Not too far from the entrance is Iron Dog, who guards the grave of a toddler who died in 1862.
Hollywood Cemetery (5)

Hollywood Cemetery (6)

Hollywood Cemetery (7)

     Perhaps the most famous landmark in the cemetery is a 90' tall pyramid, created by the ladies of the Hollywood Memorial Assc. to honor the 18,000 Confederate soldiers buried here. I have always found its simple design in rough-hewn stone to be a stark and apt reminder of how war wastes lives.
Hollywood Cemetery (9)

Hollywood Cemetery (11)

Hollywood Cemetery (8)

Hollywood Cemetery (13)

Hollywood Cemetery (14)

Hollywood Cemetery (2)

Hollywood Cemetery (36)

Hollywood Cemetery (22)

Hollywood Cemetery (28)

Hollywood Cemetery (33)

Hollywood Cemetery (18)

Hollywood Cemetery (20)

Hollywood Cemetery (24)

Hollywood Cemetery (31)

     The cemetery is the final resting place of a who's who of notable Virginians, including Presidents Tyler and Monroe. The later was re-interred from New York, but given the ornate Gothic revival design of his tomb, on a prime spot overlooking the fall of the James, he probably didn't object.
Hollywood Cemetery (29)

Hollywood Cemetery (27)

     Speaking of re-interment, Jefferson Davis' body was moved from New Orleans to Richmond. His wife, Varina, would have preferred their plantation in Mississippi, but she was worried about flooding. You just can't have the bodies of former Confederate presidents floating about. There was a clamor among many Southern cities for the chance to be Davis' final resting place, but Varina chose Richmond for Davis and their family. While I was there on Thursday, it was evident that Davis Circle was in the middle of a big re-work, only appropriate as many across the country are re-working their view of Southern "heroes".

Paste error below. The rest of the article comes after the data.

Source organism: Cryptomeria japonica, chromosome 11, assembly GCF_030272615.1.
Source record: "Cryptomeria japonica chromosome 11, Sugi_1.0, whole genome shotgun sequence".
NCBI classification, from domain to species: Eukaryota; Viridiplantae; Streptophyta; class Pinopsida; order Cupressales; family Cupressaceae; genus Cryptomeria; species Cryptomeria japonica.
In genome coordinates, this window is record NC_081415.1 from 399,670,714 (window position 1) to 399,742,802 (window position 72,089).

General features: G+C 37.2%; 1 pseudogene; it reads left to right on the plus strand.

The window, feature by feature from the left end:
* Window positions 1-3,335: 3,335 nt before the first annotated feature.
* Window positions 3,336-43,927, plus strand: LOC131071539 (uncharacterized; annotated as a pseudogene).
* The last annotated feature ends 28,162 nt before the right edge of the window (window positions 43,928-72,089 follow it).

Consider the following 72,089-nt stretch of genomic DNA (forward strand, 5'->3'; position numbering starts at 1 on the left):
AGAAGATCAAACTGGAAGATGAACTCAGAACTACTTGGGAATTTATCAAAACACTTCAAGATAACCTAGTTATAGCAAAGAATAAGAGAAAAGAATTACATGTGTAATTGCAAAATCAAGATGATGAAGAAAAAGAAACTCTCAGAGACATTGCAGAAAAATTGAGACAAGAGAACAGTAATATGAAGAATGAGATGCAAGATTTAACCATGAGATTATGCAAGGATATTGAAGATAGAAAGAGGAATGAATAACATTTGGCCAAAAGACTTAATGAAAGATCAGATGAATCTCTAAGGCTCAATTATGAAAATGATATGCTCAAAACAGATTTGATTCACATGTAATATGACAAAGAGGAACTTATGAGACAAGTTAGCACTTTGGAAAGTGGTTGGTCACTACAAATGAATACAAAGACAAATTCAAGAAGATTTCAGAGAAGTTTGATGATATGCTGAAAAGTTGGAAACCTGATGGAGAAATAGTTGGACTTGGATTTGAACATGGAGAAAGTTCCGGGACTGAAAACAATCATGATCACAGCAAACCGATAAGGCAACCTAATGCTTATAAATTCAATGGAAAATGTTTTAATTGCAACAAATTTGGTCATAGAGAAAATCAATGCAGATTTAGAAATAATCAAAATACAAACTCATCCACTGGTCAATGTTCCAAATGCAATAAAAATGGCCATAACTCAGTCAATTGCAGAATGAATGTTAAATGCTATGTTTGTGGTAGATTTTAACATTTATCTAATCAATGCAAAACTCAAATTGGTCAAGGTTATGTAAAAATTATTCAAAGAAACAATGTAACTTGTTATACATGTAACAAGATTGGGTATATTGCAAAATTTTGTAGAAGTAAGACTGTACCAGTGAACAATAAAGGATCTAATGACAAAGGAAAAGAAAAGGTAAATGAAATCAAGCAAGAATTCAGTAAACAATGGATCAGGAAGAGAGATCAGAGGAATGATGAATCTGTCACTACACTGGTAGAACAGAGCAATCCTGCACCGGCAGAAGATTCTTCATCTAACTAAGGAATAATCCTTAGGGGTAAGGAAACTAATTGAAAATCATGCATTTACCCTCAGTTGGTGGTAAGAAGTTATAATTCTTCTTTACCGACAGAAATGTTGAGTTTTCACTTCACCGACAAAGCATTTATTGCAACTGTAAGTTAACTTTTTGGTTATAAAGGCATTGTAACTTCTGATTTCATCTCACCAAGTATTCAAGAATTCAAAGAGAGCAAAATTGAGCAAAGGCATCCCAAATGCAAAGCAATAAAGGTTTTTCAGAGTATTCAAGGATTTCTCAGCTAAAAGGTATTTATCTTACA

Hollywood Cemetery (35)

Hollywood Cemetery (34)

     While Hollywood has a long history, it is still very much a working cemetery, and there are many contemporary graves. There is also a mausoleum built in the 1990's with a beautiful view of the James River, and the city beyond.
Hollywood Cemetery (17)

Hollywood Cemetery (19)

Hollywood Cemetery (32)

Hollywood Cemetery (38)

Hollywood Cemetery (37)

     Before all of your allotted pixels are gone, I wanted to share with you one last photo, taken by my not-yet-wife of me and a friend posing on the pyramid about 1984/85. I am on the left. Please pardon the shorts and white socks, it wasn't creepy back then. I also want to remind you that my Winter Walk-Off is taking place through 3/19, and I invite all bloggers to participate.